Fried cauliflower

In Poland we love cauliflower. We use it in soups, as a side dish, in salads. In high season can cost only 1 USD per piece of cauliflower.

Raw cauliflower has a high content of vitamin C and moderate levels of vitamin K and B vitamins, it’s good to have it on the plate! You can eat it raw, steam it or fry.

Fried cauliflower is a great idea for supper or just an appetizer.

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String beans with breadcrumbs

In July in Poland string beans are getting cheaper and cheaper, so I’m having them every second day. I eat it steamed, keeping it low caloric or.. fry and add garlic and breadcrumbs:) Believe me, once you try it, you will love it. Or not, hmm, maybe it’s just me:)

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Paprykarz

In Poland during PRL you could buy Paprykarz Szczeciński, which was low quality fish spread with rice. You could take it with you for camping or holidays abroad:) Bulgaria was popular destination in 1980ties, because of the fact that Poland and Bulgaria were under the same communistic regime and there were restrictions on traveling to Western Europe.

You can still buy Paprykarz in stores, which looks a little bit better if you check ingredients, but I invite you to prepare it yourself at home:)

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Lithuanian Cold Borsch – Chłodnik litewski

During hot summer you may like cold cooling soup made of beets and beet’s leaves, buttermilk and spring greens: dill, spring onions and cucumber.

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Polish ‘Greek fish’ – Ryba po grecku

Nobody knows why fried fish with steam veggies is in Poland called Greek fish:) It is just a common name, used from decades by our grandmothers and mothers.

Greeks, please do not get offended:)

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Pokrzywianka – Stringing nettle soup

Early spring is a great time for using stringing nettle in the kitchen. It’s free, it’s healthy and easy to prepare. Remember to get only top parts of the youngest nettles, away from the motorways.

For the soup I also use other herbs I find. This time it was young sorrel and lovage. I also used bluszczyk kurdybanek: ground- ivy, which is very aromatic. In Old Polish cuisine ground-ivy was as popular as parsley is nowadays (wikipedia: https://en.wikipedia.org/wiki/Glechoma_hederacea).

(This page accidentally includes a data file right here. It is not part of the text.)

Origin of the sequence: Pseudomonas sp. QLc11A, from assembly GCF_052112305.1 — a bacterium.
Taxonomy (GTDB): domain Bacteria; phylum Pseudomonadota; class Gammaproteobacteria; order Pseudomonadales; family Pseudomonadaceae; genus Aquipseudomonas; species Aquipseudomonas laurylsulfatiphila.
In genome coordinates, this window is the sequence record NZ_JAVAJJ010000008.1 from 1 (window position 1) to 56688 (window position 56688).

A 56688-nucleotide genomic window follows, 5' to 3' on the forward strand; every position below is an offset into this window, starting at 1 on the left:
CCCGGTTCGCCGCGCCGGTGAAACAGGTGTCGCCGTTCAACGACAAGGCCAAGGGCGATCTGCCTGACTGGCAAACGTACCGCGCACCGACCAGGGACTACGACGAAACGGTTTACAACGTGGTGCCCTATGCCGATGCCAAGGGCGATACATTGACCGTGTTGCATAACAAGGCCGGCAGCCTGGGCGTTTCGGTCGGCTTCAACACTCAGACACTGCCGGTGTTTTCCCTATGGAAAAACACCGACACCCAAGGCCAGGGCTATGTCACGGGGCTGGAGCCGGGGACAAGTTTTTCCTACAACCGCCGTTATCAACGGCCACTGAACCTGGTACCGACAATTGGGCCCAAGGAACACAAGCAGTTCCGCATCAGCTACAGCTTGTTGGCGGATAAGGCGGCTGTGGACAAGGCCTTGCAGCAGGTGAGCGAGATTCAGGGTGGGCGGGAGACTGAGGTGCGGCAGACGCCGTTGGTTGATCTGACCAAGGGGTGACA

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Spring cottage cheese

First vegetables available in spring- horseradish and spring onions are the basis of the my favorite cottage cheese. I use both horseradish balls and sprouts. Sprouts are rich in minerals and can be easily grown at home.

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Peas and cabbage stew/ Groch z kapustą

Phrase “peas and cabbage” in polish common language is defined as mixing two things which do not match. This dish is not a mess, try:)

Historically in Poland cabbage is one of the most popular vegetables. It is cheap, so it’s available for poor people. Is easy to store during winter, so can be used during the whole year. For years people in Poland use it widely, so we have many traditional dishes with cabbage as ingredient.

Peas and cabbage stew appears on official list of traditional polish cuisine of Łódź voivodeship, but is known in the whole country. Can be prepared as fast dish with fried onion, or with greaves.

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Lenten Cabbage with mushrooms/ Kapusta postna

Lenten cabbage with mushrooms is usually served on Christmas Eve, but it is also popular dish during Lent. Healthy, sour – enjoy!

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Ash Wednesday/ Środa Popielcowa

Ash Wednesday is the first day of Lent, which is a 40 day period of fasting, reflection, repentance and prayer . On Ash Wednesday you go to church and the priest sprinkle your head with ash and says: “Remember that you are dust, and to dust you shall return”. This is to remember, that our mortal life should not be of our biggest concern. What we really need to take care of is our eternal life.

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